I don’t think most working mothers are thinking about the working mothers they often employ in their own homes. There’s no real malice—or for that matter any real thought at all. It’s more about a statement of need. I need my employee to be unfailingly reliable. Most traditional workplace employers feel the same. While women have been fighting for equal pay, fighting for traditionally held male jobs, fighting to be heard, fighting to break the glass ceiling—all that fighting has not translated downstream to their household employees. The standards that they want upheld in their professional work space are not necessarily applicable in the home setting. We hear that all too often first hand in our conversations when families are hiring childcare.
How would you feel if your boss said to you, “I’m sorry we can’t hire you because you have young children. You won’t be reliable and you will always put your children ahead of this job.” WOW! That doesn’t sound very enlightened in 2018.(Not to mention illegal.) We know women with young children report to work on time and manage to do their work every day. They figure it out because they have to make a living to provide for themselves and their families. And yet I can’t tell you how many times prospective clients request that their nanny not have young children of her own.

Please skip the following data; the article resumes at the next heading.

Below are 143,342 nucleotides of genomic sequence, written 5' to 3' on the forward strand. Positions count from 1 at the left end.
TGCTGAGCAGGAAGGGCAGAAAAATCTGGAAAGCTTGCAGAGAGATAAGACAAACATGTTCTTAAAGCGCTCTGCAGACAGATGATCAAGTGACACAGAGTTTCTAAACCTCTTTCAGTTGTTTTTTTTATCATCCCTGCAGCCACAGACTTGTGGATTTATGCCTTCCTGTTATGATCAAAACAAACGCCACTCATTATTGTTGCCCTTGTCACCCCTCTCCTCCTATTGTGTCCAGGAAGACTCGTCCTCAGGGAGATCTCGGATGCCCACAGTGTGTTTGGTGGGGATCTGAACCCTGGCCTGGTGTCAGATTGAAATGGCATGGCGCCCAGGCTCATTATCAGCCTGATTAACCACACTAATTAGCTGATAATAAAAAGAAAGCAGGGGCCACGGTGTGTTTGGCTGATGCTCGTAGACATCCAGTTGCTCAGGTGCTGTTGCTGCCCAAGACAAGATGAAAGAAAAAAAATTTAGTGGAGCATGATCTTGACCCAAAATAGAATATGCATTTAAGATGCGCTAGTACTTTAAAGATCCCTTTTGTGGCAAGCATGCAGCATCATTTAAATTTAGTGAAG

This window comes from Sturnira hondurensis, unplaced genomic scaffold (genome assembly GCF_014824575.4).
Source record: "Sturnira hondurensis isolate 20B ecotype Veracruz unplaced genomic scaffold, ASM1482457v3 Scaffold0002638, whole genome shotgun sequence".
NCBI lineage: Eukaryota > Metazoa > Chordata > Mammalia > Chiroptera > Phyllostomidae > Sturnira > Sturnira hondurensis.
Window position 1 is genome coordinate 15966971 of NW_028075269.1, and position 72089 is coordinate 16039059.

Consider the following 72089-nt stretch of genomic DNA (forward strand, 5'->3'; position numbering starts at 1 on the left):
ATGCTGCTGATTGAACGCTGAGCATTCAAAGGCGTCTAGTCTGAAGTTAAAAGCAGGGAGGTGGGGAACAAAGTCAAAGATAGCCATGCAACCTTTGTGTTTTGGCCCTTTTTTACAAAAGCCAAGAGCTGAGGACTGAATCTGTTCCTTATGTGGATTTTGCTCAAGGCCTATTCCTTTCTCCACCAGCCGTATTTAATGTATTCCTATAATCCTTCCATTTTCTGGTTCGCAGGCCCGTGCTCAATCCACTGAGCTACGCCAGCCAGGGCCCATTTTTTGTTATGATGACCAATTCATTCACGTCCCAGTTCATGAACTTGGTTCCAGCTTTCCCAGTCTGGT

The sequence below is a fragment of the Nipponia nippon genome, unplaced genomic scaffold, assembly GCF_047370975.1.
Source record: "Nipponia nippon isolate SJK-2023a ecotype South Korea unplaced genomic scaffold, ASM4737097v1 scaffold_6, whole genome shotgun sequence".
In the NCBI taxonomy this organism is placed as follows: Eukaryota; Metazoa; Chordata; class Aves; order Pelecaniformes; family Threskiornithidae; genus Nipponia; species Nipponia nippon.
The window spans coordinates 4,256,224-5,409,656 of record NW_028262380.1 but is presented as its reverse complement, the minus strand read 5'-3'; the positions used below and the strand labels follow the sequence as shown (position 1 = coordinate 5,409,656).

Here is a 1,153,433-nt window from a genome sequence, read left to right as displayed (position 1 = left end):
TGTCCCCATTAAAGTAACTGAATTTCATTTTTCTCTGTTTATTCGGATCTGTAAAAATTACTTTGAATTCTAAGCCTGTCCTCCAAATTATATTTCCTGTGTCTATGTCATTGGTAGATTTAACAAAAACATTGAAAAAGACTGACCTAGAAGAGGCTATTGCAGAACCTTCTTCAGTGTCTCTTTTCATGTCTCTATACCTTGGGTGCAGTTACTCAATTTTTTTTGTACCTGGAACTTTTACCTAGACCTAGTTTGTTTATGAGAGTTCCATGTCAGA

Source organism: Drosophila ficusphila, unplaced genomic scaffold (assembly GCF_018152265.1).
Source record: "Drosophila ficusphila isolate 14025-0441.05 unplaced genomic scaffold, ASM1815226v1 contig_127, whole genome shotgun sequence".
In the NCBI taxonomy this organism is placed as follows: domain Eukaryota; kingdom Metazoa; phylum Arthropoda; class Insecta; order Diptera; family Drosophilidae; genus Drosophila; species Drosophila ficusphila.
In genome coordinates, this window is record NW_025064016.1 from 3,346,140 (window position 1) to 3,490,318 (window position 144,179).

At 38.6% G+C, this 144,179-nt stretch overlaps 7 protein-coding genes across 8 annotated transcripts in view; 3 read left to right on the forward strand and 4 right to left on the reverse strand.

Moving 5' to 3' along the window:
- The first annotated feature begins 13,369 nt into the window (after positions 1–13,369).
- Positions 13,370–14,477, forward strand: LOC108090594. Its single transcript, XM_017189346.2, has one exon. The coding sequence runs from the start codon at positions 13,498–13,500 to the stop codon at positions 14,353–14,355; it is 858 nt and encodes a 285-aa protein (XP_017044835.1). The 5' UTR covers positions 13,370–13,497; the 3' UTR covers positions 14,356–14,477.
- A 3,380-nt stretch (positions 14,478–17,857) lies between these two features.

This trickle down of women punishing other women for having children is not a good thing. Yet we have seen it happen for years. I refer to the nanny world as “working women working for working women”. It’s a circle. Help each other. As Claudia Kahn, a colleague, friend, and owner of The Help Company wrote in her insightful and articulate blog post: “In this most intimate relationship — it is painful to see one working woman reject another based solely on the fact that she is a mother. That shared experience should be a bond, not a liability.” Her blog is worth reading for sure. And if you have a nanny or you’re in the process of hiring a nanny, I hope you that you can empower each other to achieve your respective goals.